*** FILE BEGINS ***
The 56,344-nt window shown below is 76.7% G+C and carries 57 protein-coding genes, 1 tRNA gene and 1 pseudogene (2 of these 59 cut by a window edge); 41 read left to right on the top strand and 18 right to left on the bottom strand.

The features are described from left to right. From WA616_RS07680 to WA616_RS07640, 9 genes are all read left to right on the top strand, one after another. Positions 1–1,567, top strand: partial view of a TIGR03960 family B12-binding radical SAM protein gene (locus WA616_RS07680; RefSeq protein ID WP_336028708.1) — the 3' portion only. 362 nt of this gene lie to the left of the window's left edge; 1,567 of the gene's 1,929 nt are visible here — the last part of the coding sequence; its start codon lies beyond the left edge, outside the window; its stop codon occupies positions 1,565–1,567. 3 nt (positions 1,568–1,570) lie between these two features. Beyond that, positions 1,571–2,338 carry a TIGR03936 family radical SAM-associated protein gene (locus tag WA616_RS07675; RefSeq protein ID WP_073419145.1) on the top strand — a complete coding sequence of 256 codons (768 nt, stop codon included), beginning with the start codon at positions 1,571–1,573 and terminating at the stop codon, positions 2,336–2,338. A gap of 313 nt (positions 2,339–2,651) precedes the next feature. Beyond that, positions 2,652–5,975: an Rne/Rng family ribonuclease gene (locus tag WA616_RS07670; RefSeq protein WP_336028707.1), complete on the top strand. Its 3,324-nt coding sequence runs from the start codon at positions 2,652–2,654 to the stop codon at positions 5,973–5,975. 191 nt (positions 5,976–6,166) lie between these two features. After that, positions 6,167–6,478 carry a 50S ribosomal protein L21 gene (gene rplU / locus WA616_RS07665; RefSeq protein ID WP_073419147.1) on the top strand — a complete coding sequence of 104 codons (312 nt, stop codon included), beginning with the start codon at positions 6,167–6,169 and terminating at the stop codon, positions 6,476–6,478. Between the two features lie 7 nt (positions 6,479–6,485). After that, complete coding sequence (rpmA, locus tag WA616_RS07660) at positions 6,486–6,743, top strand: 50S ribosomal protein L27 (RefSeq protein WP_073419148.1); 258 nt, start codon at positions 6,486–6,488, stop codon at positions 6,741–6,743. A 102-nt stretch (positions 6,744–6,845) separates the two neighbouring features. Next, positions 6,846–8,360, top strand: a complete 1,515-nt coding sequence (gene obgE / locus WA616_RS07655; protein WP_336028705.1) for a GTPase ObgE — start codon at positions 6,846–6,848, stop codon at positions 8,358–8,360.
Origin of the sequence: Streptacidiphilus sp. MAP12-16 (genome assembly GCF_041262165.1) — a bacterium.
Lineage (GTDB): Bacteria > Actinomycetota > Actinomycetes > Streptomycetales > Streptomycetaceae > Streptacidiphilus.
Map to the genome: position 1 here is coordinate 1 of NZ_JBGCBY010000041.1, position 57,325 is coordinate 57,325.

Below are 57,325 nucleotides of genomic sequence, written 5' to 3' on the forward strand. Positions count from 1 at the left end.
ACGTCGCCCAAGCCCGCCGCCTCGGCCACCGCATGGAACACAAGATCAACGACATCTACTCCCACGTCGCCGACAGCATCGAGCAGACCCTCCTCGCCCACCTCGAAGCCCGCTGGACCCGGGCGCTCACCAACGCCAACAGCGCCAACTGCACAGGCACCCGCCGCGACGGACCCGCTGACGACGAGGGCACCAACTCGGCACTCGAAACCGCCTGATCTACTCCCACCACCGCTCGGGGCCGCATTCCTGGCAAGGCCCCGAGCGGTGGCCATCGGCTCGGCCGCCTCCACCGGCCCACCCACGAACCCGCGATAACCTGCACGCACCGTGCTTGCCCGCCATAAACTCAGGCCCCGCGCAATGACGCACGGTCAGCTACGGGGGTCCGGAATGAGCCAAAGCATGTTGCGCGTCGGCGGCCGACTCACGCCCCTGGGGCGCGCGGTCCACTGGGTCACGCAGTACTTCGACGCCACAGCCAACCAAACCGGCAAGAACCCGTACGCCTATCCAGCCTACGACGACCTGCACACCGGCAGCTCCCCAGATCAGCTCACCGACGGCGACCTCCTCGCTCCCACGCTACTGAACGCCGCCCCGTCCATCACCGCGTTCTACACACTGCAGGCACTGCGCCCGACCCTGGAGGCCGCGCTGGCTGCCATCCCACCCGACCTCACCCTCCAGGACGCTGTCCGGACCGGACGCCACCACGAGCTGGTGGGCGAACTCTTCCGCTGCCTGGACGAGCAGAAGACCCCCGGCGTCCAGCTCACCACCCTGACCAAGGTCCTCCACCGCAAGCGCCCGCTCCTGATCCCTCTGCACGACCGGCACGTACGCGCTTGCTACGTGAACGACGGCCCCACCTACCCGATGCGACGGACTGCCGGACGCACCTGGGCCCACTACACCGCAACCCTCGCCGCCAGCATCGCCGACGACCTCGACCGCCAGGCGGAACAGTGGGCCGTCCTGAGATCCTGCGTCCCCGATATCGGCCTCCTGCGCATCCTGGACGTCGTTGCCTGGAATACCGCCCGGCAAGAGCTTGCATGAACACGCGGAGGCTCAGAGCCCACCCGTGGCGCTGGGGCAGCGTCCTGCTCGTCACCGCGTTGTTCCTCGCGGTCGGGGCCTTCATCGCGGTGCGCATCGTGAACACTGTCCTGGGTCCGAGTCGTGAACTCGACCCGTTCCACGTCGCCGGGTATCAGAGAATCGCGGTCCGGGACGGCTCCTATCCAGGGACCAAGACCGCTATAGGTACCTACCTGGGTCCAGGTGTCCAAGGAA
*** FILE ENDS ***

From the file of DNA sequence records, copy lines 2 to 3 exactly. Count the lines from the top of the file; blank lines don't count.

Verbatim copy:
The features are described from left to right. From WA616_RS07680 to WA616_RS07640, 9 genes are all read left to right on the top strand, one after another. Positions 1–1,567, top strand: partial view of a TIGR03960 family B12-binding radical SAM protein gene (locus WA616_RS07680; RefSeq protein ID WP_336028708.1) — the 3' portion only. 362 nt of this gene lie to the left of the window's left edge; 1,567 of the gene's 1,929 nt are visible here — the last part of the coding sequence; its start codon lies beyond the left edge, outside the window; its stop codon occupies positions 1,565–1,567. 3 nt (positions 1,568–1,570) lie between these two features. Beyond that, positions 1,571–2,338 carry a TIGR03936 family radical SAM-associated protein gene (locus tag WA616_RS07675; RefSeq protein ID WP_073419145.1) on the top strand — a complete coding sequence of 256 codons (768 nt, stop codon included), beginning with the start codon at positions 1,571–1,573 and terminating at the stop codon, positions 2,336–2,338. A gap of 313 nt (positions 2,339–2,651) precedes the next feature. Beyond that, positions 2,652–5,975: an Rne/Rng family ribonuclease gene (locus tag WA616_RS07670; RefSeq protein WP_336028707.1), complete on the top strand. Its 3,324-nt coding sequence runs from the start codon at positions 2,652–2,654 to the stop codon at positions 5,973–5,975. 191 nt (positions 5,976–6,166) lie between these two features. After that, positions 6,167–6,478 carry a 50S ribosomal protein L21 gene (gene rplU / locus WA616_RS07665; RefSeq protein ID WP_073419147.1) on the top strand — a complete coding sequence of 104 codons (312 nt, stop codon included), beginning with the start codon at positions 6,167–6,169 and terminating at the stop codon, positions 6,476–6,478. Between the two features lie 7 nt (positions 6,479–6,485). After that, complete coding sequence (rpmA, locus tag WA616_RS07660) at positions 6,486–6,743, top strand: 50S ribosomal protein L27 (RefSeq protein WP_073419148.1); 258 nt, start codon at positions 6,486–6,488, stop codon at positions 6,741–6,743. A 102-nt stretch (positions 6,744–6,845) separates the two neighbouring features. Next, positions 6,846–8,360, top strand: a complete 1,515-nt coding sequence (gene obgE / locus WA616_RS07655; protein WP_336028705.1) for a GTPase ObgE — start codon at positions 6,846–6,848, stop codon at positions 8,358–8,360.
Origin of the sequence: Streptacidiphilus sp. MAP12-16 (genome assembly GCF_041262165.1) — a bacterium.